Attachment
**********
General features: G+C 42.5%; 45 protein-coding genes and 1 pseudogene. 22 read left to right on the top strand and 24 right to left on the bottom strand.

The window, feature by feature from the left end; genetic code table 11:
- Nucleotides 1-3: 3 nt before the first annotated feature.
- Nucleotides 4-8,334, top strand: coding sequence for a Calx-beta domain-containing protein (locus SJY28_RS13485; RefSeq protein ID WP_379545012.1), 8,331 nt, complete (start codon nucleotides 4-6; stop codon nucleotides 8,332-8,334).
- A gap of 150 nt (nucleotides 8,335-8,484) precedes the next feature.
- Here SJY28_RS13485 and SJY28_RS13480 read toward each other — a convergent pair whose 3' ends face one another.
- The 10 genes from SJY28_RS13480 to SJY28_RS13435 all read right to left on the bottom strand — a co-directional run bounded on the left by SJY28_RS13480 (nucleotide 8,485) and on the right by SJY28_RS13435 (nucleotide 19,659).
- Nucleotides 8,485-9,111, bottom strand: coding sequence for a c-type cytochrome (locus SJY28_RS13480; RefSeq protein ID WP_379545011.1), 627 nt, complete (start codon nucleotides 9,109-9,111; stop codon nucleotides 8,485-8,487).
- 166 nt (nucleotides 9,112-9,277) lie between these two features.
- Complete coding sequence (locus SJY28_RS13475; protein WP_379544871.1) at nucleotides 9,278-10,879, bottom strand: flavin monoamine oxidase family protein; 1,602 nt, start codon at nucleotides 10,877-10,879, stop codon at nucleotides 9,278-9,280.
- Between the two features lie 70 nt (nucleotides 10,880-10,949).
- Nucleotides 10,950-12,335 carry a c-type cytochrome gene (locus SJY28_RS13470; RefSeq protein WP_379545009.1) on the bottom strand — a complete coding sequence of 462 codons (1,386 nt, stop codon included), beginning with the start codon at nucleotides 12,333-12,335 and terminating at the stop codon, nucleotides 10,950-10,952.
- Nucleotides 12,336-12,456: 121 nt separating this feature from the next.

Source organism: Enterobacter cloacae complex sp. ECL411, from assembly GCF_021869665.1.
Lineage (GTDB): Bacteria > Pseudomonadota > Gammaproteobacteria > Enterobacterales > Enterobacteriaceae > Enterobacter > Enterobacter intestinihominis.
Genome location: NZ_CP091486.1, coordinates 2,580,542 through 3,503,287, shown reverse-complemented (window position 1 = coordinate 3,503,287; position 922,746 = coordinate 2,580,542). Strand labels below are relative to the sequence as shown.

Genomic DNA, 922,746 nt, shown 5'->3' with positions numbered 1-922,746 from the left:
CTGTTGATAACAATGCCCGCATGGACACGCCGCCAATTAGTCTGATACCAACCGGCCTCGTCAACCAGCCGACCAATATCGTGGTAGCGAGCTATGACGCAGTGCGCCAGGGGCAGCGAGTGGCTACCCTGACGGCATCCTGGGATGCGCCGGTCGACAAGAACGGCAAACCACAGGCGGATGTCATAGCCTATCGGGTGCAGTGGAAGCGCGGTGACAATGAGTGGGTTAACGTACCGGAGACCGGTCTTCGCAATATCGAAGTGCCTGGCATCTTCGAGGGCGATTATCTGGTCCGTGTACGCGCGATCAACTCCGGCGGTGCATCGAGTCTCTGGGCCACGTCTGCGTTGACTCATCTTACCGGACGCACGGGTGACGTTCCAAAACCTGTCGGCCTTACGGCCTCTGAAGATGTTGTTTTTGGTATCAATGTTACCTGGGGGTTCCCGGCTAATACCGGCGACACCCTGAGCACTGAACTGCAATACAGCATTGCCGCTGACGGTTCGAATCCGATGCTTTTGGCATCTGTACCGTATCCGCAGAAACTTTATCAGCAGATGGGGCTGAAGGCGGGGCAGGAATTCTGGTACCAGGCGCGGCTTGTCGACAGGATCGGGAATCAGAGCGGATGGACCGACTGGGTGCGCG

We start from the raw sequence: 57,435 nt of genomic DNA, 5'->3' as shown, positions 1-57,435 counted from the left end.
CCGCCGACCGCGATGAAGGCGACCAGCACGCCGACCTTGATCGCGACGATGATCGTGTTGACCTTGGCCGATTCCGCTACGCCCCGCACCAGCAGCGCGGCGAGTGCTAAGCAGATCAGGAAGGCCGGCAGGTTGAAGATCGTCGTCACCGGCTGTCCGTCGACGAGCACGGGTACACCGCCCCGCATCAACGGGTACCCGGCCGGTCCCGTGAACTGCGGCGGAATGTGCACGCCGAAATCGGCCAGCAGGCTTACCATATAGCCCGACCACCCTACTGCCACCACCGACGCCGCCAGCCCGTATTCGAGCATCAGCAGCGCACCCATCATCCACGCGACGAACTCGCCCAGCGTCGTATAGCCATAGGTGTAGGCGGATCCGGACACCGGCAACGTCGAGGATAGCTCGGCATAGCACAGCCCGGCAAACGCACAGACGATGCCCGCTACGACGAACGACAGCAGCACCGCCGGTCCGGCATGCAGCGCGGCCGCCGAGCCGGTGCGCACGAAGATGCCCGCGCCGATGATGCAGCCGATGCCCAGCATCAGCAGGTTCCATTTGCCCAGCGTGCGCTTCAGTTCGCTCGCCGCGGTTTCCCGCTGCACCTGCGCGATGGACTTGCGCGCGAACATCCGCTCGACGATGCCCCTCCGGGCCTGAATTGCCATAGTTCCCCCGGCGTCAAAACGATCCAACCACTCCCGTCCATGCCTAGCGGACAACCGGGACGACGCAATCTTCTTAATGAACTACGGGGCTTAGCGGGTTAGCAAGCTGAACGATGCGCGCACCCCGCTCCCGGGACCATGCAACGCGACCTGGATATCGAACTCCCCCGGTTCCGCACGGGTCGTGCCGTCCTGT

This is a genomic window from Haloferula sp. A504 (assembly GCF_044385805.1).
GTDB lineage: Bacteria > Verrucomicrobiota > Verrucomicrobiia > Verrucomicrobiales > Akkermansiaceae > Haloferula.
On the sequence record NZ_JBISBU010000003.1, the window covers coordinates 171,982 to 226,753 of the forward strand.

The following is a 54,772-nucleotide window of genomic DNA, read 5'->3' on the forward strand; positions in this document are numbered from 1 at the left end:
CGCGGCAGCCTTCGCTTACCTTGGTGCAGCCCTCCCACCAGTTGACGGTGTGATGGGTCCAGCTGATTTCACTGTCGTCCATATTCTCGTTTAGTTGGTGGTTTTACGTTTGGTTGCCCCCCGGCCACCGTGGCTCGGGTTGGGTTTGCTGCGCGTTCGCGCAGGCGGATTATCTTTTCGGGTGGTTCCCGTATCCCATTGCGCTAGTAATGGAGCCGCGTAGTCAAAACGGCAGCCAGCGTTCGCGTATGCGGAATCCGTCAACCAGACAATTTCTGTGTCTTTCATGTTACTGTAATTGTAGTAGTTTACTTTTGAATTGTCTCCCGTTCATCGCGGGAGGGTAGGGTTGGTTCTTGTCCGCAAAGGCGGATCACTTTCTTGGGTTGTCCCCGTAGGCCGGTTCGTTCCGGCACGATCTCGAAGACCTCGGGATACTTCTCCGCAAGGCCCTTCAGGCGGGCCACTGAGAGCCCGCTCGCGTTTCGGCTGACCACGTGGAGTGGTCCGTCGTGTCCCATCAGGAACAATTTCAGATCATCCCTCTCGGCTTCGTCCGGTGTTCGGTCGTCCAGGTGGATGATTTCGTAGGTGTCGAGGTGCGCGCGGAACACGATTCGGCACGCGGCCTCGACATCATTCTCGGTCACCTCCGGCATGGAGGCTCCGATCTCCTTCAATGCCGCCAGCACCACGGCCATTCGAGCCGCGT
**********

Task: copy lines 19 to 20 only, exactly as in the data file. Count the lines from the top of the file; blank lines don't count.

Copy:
We start from the raw sequence: 57,435 nt of genomic DNA, 5'->3' as shown, positions 1-57,435 counted from the left end.
CCGCCGACCGCGATGAAGGCGACCAGCACGCCGACCTTGATCGCGACGATGATCGTGTTGACCTTGGCCGATTCCGCTACGCCCCGCACCAGCAGCGCGGCGAGTGCTAAGCAGATCAGGAAGGCCGGCAGGTTGAAGATCGTCGTCACCGGCTGTCCGTCGACGAGCACGGGTACACCGCCCCGCATCAACGGGTACCCGGCCGGTCCCGTGAACTGCGGCGGAATGTGCACGCCGAAATCGGCCAGCAGGCTTACCATATAGCCCGACCACCCTACTGCCACCACCGACGCCGCCAGCCCGTATTCGAGCATCAGCAGCGCACCCATCATCCACGCGACGAACTCGCCCAGCGTCGTATAGCCATAGGTGTAGGCGGATCCGGACACCGGCAACGTCGAGGATAGCTCGGCATAGCACAGCCCGGCAAACGCACAGACGATGCCCGCTACGACGAACGACAGCAGCACCGCCGGTCCGGCATGCAGCGCGGCCGCCGAGCCGGTGCGCACGAAGATGCCCGCGCCGATGATGCAGCCGATGCCCAGCATCAGCAGGTTCCATTTGCCCAGCGTGCGCTTCAGTTCGCTCGCCGCGGTTTCCCGCTGCACCTGCGCGATGGACTTGCGCGCGAACATCCGCTCGACGATGCCCCTCCGGGCCTGAATTGCCATAGTTCCCCCGGCGTCAAAACGATCCAACCACTCCCGTCCATGCCTAGCGGACAACCGGGACGACGCAATCTTCTTAATGAACTACGGGGCTTAGCGGGTTAGCAAGCTGAACGATGCGCGCACCCCGCTCCCGGGACCATGCAACGCGACCTGGATATCGAACTCCCCCGGTTCCGCACGGGTCGTGCCGTCCTGT